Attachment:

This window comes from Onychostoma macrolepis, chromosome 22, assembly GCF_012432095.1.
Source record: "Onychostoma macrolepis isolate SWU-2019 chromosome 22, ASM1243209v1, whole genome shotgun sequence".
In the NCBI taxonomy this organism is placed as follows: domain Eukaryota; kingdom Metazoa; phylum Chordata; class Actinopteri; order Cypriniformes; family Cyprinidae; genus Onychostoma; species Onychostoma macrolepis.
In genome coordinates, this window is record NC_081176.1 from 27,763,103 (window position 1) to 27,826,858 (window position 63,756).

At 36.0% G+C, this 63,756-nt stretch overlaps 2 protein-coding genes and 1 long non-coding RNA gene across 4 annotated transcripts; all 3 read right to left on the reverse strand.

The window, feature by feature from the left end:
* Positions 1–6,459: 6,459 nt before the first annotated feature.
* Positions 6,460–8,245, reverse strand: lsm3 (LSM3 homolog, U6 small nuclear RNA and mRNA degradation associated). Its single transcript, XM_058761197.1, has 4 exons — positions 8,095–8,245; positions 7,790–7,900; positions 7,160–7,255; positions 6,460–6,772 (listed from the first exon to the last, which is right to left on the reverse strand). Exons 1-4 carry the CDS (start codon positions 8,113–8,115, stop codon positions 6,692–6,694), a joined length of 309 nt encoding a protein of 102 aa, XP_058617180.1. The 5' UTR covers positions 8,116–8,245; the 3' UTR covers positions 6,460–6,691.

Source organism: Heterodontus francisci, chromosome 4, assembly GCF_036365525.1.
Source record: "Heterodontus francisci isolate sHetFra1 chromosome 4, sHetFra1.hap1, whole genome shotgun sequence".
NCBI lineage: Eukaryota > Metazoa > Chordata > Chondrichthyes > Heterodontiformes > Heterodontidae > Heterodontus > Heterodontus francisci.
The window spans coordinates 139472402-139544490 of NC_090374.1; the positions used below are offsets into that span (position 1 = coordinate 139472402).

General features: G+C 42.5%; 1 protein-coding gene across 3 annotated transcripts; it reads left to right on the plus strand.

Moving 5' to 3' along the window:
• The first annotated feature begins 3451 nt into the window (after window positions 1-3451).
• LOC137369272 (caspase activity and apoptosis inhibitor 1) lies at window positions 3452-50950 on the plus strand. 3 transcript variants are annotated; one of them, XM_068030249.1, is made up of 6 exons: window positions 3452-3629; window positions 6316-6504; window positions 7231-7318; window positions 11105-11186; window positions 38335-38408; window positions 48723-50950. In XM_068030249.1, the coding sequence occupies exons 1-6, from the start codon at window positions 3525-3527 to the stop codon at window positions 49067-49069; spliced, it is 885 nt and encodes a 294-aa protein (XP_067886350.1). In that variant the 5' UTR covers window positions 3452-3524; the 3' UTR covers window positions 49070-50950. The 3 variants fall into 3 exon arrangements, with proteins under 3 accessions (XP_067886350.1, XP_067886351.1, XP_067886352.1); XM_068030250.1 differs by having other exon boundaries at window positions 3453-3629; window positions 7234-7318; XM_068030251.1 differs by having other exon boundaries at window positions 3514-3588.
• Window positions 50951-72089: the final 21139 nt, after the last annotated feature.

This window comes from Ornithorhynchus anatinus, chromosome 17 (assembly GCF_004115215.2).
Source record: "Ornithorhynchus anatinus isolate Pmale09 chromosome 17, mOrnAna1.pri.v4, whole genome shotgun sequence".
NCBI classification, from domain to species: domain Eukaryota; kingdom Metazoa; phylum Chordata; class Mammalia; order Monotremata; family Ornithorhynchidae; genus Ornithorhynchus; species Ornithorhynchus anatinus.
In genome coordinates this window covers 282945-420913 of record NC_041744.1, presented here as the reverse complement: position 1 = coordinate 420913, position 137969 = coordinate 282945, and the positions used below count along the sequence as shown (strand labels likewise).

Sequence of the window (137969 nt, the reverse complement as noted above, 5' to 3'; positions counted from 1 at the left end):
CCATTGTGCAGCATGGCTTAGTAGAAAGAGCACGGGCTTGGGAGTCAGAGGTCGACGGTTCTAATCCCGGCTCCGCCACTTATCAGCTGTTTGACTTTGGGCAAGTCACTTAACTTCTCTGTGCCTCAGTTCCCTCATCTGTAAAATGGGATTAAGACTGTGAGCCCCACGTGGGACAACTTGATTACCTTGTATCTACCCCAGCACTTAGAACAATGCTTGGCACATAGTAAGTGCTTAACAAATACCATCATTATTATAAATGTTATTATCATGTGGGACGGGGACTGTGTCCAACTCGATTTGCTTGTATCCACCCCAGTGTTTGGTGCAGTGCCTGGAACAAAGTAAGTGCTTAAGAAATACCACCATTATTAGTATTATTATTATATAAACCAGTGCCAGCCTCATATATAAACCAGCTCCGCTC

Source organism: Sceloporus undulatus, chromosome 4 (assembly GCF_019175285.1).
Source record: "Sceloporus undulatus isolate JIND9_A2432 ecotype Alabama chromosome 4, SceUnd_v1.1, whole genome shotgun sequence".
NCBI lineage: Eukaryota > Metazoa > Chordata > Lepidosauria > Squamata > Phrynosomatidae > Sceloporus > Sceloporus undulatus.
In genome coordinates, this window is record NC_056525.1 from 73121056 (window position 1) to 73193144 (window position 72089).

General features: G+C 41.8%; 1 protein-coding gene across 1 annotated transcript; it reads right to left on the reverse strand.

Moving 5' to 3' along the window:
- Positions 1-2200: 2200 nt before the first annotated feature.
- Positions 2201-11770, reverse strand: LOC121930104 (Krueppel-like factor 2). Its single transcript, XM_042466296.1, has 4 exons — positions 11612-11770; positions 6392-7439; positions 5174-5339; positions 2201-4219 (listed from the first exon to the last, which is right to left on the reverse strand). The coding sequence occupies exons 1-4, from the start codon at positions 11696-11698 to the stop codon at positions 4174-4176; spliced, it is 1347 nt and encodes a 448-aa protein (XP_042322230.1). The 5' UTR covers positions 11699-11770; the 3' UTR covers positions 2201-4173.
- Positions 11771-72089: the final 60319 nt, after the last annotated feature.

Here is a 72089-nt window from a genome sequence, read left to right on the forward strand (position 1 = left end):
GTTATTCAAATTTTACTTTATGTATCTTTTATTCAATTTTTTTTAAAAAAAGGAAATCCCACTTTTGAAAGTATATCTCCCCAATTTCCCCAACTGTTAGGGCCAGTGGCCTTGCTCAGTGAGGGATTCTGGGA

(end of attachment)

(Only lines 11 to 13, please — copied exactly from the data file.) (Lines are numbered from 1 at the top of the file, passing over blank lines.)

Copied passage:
NCBI lineage: Eukaryota > Metazoa > Chordata > Chondrichthyes > Heterodontiformes > Heterodontidae > Heterodontus > Heterodontus francisci.
The window spans coordinates 139472402-139544490 of NC_090374.1; the positions used below are offsets into that span (position 1 = coordinate 139472402).

General features: G+C 42.5%; 1 protein-coding gene across 3 annotated transcripts; it reads left to right on the plus strand.